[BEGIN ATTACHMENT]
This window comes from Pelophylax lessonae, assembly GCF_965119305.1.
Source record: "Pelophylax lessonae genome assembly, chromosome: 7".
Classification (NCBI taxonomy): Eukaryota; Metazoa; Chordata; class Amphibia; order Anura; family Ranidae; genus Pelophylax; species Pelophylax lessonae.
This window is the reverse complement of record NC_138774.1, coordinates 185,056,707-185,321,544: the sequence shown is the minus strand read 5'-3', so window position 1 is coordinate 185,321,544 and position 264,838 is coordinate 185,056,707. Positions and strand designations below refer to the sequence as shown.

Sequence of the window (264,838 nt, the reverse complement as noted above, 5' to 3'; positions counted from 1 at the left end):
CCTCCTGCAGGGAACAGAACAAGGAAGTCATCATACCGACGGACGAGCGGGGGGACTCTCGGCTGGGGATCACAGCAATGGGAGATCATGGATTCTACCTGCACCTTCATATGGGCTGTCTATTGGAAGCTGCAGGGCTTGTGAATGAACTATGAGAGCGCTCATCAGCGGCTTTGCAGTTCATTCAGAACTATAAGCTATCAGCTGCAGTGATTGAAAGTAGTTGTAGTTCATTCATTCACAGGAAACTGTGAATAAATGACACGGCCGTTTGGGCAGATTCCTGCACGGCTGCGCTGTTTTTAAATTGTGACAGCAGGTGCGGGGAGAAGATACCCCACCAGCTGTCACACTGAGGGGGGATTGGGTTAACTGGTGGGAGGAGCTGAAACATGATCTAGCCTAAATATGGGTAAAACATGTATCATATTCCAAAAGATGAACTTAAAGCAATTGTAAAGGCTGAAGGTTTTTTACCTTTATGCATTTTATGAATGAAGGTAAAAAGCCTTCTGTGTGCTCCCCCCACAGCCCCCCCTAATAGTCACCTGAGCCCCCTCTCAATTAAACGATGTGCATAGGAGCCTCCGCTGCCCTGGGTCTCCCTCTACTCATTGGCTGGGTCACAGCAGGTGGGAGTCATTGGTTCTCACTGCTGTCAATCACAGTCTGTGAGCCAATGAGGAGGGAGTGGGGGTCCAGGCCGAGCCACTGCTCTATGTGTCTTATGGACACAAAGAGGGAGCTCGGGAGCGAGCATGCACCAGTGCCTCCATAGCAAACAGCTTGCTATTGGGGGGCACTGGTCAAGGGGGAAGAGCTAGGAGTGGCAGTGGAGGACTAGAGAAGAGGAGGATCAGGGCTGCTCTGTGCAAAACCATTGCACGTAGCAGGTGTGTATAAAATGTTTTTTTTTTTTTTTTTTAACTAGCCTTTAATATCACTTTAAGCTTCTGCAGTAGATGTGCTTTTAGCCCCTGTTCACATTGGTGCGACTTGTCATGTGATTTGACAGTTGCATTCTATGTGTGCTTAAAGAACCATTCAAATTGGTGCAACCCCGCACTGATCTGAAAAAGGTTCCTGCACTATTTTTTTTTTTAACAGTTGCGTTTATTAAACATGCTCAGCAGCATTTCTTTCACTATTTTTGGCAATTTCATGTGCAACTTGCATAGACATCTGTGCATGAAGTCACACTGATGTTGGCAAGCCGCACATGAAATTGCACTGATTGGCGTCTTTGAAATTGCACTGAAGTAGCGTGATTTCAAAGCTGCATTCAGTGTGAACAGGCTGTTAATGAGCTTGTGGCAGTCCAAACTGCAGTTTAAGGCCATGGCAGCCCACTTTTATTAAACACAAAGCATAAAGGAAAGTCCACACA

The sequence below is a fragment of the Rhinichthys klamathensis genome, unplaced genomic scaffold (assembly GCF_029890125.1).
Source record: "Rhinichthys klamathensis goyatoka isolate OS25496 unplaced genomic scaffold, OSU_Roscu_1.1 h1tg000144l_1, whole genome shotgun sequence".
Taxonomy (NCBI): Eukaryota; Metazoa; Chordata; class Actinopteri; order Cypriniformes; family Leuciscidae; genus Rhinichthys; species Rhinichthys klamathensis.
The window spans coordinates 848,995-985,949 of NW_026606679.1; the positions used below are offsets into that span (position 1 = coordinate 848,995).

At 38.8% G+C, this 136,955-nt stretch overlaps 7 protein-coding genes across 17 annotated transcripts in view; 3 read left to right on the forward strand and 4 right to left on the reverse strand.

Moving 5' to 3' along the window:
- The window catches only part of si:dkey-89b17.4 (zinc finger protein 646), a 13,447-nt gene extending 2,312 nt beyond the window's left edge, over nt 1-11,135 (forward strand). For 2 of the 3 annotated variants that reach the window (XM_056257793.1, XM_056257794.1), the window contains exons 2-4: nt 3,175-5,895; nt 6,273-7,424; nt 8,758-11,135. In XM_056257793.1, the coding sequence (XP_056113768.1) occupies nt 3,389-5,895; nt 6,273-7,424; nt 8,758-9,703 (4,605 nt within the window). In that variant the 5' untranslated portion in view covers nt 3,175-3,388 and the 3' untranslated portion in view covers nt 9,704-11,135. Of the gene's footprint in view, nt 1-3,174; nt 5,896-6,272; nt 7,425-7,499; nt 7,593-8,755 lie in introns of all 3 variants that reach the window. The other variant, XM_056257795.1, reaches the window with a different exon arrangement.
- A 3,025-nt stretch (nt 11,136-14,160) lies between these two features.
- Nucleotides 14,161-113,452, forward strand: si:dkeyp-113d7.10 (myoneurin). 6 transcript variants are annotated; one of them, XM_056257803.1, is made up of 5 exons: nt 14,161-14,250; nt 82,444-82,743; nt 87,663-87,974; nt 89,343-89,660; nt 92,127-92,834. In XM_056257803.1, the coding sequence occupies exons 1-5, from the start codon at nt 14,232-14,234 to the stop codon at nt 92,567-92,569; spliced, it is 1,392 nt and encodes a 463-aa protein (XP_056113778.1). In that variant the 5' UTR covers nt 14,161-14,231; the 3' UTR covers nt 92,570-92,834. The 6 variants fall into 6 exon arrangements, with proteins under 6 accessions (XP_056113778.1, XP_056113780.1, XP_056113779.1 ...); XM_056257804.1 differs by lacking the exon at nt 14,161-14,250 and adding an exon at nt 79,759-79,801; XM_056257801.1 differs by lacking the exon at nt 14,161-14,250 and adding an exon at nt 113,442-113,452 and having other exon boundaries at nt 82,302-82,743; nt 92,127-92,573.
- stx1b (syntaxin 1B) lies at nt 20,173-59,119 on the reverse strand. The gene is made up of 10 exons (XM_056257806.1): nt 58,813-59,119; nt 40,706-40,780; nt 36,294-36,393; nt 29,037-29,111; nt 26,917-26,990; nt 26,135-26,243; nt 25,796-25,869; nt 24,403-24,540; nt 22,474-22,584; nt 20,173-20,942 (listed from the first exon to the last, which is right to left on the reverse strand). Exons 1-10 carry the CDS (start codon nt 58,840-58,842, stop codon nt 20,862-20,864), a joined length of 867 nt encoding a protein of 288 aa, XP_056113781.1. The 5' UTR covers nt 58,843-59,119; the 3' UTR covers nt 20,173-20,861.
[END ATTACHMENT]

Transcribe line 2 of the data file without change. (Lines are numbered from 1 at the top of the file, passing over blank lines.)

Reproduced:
Source record: "Pelophylax lessonae genome assembly, chromosome: 7".